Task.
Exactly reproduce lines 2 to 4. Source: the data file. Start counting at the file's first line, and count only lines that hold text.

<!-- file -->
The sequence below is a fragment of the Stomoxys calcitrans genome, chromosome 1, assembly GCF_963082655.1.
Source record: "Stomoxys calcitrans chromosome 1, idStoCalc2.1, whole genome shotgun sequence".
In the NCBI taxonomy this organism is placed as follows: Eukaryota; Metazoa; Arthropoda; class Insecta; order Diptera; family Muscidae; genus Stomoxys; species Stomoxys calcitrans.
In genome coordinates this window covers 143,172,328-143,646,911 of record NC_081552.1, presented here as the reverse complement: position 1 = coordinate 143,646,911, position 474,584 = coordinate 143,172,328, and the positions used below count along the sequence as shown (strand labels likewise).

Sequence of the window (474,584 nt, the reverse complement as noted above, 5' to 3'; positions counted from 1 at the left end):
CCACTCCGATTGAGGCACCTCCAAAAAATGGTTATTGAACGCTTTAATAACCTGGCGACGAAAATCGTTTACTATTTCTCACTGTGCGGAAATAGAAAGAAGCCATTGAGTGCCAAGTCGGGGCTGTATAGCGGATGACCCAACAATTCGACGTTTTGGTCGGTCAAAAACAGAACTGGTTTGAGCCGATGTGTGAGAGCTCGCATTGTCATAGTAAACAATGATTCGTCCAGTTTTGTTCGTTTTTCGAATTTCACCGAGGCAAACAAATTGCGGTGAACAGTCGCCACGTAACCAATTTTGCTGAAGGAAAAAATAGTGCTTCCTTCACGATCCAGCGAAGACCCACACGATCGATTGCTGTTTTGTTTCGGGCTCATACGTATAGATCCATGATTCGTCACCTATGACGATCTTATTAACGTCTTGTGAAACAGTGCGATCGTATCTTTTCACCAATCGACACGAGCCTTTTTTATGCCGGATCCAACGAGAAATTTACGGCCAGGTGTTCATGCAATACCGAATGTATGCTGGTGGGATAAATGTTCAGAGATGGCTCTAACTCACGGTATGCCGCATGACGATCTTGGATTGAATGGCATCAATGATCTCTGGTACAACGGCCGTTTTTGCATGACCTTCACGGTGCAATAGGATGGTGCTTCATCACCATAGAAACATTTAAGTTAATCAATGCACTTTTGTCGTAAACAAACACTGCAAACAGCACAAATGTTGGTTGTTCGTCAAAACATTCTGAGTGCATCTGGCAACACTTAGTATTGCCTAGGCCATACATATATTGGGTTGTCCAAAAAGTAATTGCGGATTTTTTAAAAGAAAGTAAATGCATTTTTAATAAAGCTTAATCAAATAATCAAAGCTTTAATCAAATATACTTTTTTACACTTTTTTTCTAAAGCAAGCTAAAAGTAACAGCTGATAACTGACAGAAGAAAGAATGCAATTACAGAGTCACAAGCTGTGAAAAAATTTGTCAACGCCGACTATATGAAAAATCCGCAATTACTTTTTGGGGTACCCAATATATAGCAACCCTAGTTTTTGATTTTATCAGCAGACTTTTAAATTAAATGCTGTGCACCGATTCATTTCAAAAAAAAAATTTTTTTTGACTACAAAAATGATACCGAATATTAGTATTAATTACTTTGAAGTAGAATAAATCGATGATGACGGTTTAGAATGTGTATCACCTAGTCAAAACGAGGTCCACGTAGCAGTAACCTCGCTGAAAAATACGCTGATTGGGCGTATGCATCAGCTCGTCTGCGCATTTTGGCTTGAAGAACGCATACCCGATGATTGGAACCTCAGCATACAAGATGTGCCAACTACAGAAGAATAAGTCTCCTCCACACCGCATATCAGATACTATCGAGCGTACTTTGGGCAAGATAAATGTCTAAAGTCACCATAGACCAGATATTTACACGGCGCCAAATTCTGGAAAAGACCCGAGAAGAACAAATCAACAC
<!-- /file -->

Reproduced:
Source record: "Stomoxys calcitrans chromosome 1, idStoCalc2.1, whole genome shotgun sequence".
In the NCBI taxonomy this organism is placed as follows: Eukaryota; Metazoa; Arthropoda; class Insecta; order Diptera; family Muscidae; genus Stomoxys; species Stomoxys calcitrans.
In genome coordinates this window covers 143,172,328-143,646,911 of record NC_081552.1, presented here as the reverse complement: position 1 = coordinate 143,646,911, position 474,584 = coordinate 143,172,328, and the positions used below count along the sequence as shown (strand labels likewise).